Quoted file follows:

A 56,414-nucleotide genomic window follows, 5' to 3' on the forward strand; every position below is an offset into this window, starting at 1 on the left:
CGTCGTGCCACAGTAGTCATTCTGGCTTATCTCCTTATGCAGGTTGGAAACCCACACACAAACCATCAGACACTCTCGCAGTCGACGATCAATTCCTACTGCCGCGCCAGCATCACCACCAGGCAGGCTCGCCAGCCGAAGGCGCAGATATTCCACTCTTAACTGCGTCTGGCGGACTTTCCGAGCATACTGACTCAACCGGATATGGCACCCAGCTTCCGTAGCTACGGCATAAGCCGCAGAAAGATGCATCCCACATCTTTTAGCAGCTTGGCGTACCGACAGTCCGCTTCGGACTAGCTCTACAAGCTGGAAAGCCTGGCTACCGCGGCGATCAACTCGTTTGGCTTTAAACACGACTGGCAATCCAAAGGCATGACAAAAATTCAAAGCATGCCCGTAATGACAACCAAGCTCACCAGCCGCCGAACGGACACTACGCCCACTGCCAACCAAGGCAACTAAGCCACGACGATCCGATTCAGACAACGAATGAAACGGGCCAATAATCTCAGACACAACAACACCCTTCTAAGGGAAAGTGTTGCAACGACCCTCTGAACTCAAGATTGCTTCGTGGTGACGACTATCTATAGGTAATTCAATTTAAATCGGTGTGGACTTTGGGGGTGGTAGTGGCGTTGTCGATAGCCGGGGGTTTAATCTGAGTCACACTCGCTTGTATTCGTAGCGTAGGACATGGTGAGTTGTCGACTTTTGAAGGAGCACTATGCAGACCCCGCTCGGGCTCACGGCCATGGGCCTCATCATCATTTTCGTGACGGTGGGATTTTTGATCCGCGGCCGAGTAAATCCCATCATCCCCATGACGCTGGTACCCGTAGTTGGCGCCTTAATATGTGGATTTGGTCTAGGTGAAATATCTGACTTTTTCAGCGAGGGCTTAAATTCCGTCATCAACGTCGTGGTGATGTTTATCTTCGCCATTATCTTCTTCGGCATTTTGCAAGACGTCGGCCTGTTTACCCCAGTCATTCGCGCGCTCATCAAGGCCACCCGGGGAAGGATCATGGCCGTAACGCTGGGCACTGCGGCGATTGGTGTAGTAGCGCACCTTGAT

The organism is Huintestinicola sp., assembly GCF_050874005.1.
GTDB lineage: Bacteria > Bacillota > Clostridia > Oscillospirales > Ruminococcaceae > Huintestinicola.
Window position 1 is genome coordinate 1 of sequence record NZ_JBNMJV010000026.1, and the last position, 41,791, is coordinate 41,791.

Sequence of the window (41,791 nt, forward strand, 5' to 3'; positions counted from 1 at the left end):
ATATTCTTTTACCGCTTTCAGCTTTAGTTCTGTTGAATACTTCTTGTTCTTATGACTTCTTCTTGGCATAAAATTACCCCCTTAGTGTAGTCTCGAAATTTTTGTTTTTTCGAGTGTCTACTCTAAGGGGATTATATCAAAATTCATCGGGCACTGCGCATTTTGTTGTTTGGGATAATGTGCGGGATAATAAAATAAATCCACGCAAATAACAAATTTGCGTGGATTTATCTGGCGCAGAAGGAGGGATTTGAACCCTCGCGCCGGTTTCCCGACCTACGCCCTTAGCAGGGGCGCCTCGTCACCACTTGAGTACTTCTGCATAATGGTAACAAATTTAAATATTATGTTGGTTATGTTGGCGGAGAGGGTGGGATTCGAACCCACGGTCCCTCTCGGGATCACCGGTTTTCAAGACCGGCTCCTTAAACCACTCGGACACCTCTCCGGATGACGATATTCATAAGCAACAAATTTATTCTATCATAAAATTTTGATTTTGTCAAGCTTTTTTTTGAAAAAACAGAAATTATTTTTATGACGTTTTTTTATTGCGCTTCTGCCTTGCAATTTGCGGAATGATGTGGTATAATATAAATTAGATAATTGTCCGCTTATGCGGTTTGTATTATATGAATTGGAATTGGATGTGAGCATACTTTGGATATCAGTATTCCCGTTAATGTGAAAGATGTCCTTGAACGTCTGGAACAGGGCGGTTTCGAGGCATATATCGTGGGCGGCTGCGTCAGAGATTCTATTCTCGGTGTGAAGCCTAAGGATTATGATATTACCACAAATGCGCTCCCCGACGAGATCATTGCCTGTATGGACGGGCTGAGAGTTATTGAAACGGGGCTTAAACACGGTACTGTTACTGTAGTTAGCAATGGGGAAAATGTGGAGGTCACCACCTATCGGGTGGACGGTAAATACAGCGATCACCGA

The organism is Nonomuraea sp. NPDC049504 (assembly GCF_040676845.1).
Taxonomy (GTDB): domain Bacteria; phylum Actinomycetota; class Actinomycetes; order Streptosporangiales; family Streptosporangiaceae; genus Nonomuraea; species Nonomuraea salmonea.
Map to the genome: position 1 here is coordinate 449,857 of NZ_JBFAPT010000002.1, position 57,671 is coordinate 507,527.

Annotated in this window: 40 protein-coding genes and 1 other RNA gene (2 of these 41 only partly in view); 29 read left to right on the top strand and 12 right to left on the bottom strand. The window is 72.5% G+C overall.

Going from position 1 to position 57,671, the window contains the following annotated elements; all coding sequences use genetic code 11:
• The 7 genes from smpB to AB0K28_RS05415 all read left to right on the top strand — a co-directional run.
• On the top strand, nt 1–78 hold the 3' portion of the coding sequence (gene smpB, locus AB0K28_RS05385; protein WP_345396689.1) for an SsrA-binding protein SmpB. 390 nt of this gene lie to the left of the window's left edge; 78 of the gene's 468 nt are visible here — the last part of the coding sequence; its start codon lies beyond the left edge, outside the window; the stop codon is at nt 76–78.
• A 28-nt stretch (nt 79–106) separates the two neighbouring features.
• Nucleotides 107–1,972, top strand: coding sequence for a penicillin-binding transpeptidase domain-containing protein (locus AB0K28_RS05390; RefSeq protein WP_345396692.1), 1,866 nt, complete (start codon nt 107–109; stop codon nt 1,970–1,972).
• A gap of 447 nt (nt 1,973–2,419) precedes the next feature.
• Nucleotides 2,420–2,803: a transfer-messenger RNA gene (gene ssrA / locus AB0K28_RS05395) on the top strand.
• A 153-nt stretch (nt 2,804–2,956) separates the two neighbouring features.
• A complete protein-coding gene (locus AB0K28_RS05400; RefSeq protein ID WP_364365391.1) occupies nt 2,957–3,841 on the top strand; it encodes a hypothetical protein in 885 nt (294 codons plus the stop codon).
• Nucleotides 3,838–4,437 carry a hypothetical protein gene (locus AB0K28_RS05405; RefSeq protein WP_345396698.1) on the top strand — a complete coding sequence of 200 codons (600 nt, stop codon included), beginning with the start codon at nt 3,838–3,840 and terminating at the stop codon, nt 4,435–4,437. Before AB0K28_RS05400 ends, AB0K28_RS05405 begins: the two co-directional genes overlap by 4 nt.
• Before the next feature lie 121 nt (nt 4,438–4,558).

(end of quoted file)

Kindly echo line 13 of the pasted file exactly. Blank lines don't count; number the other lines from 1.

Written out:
• The 7 genes from smpB to AB0K28_RS05415 all read left to right on the top strand — a co-directional run.